During the 19th century, a lot of men and women with albinism went to join the circus. These fascinating vintage photos show Albino men, women and children posing for the camera at a time when many of them would have been kept segregated from the rest of society.
People with albinism featured on postcards and were exhibited in Victorian traveling circus freak shows, usually the only form of employment available to them.
This extraordinary collections highlights the struggles of everyday Albinos in the era, as well as celebrating some of the more famous ones who were active.
Albinism – which denotes people with a hereditary genetic condition which causes a total absence of pigmentation in the skin, hair and eyes – occurs in all racial and ethnic groups throughout the world.
Rudolph and Antoinette Lucasie, an Albino family from Europe, with an unknown son. When P.T. Barnum discovered them at the 1857 Amsterdam fair, he gave them the name Negroes from Madagascar and claimed that their pink eyes remained staring even as they slept. He brought them to New York to work at his American Museum that same year. In addition to Barnum’s shows, the Lucasies also performed with W. W. Coles and the Lemon Bros., for a total of 40 years. When Antoinette died, Rudolph continued performing in vaudeville as an albino violinist. He died in Kansas City in 1909.
Nellie Walker, otherwise known as the White Negro Girl, real name Helen Ann Windman Walker. She and her twin brother Henry (pictured) were the offspring of African-American parents, toured as a sideshow named the White and Black twins, due to her albinism, picture taken circa 1860s.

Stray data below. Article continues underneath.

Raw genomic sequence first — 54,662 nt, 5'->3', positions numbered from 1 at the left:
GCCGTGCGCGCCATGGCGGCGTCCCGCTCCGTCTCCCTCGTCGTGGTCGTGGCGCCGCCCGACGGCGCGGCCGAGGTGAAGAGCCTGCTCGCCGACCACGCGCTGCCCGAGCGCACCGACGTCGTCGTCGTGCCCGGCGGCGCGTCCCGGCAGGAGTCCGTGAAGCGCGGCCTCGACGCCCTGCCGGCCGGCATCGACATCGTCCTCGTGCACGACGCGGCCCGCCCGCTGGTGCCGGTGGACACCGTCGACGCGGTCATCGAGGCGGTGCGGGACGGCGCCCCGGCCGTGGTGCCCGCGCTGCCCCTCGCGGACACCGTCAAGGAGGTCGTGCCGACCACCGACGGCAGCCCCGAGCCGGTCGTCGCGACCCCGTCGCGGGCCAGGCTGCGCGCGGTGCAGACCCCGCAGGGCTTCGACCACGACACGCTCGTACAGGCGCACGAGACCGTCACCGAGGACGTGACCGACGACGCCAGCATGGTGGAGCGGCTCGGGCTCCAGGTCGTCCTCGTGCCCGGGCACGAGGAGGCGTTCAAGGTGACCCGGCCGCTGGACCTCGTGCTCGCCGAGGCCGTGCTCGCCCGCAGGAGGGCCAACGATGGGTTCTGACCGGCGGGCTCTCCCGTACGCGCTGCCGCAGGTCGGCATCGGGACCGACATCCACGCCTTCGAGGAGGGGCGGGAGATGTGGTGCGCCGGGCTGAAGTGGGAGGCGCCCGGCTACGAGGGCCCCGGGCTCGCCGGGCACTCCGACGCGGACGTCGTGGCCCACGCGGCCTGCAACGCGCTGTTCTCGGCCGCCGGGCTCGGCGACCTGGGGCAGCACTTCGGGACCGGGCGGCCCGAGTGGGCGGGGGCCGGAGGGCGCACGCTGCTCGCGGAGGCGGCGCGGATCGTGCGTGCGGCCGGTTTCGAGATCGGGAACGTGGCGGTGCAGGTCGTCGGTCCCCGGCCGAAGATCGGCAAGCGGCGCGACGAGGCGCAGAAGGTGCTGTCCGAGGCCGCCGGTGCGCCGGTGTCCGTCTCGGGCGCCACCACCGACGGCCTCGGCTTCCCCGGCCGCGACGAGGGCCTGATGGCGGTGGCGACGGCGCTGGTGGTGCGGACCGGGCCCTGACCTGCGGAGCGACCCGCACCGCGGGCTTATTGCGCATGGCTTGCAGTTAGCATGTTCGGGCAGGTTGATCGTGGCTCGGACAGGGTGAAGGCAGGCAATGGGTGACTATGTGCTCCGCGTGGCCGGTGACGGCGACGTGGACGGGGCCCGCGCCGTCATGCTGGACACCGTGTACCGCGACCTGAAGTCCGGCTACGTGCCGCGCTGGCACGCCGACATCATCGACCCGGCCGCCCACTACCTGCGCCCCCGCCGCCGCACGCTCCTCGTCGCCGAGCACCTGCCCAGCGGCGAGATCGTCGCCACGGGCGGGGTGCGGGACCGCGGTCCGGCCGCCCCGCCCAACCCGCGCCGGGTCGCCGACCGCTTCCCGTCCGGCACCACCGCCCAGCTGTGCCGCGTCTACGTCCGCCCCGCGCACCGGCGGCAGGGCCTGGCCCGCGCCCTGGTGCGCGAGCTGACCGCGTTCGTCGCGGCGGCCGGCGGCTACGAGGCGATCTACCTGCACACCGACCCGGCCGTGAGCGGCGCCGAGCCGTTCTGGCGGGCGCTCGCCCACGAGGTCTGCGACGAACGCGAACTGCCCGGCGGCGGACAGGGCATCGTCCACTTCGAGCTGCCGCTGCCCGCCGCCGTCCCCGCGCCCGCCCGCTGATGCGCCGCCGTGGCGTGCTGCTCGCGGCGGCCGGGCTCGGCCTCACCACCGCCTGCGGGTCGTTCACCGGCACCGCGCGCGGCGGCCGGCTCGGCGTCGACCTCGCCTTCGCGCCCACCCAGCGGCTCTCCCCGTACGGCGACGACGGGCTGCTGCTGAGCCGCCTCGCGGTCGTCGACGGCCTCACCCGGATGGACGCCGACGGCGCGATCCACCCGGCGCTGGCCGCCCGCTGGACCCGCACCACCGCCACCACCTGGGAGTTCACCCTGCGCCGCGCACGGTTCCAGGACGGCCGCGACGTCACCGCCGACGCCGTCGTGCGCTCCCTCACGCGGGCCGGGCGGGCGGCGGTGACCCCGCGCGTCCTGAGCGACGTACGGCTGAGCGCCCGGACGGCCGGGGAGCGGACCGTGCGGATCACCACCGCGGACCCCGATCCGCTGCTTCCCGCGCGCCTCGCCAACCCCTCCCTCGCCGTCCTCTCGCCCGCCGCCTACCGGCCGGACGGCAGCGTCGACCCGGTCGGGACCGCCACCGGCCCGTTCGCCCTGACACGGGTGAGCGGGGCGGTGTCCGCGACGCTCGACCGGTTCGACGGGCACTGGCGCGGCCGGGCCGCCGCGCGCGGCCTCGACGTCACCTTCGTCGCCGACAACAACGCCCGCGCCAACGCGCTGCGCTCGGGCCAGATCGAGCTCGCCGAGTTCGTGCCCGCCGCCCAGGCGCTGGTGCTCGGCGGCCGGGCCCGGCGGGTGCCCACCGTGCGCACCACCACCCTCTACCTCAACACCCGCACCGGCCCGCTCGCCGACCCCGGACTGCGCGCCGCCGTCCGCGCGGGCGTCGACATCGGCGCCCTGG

Unzie, an albino Aboriginal man with an abundance of white hair, pictured in New York in the late 19th century. Unzie was born in New Zealand but was snatched up by the Barnum and Bailey Circus to tour around Europe and the US . Barnum and Bailey billed him as “The Australian Aboriginal Beauty” and said that he was an albino Aborigine from the Outback, born into a tribe and worshipped as a sort of god by his own people.
Another photo of an older Nellie Walker, the White Negro girl, one of the most prominent and well-known Albino women in the Victorian Era. She and her twin brother were born from African-American parents.
Tom Jack otherwise known as The Ice King, pictured with fellow sideshow performer Tom Thumb, circa 1890s. Jack was born in the Czech Republic with severe albinism. He was moved to Sweden as a boy where he visited a circus who approached him after the show about becoming their clown.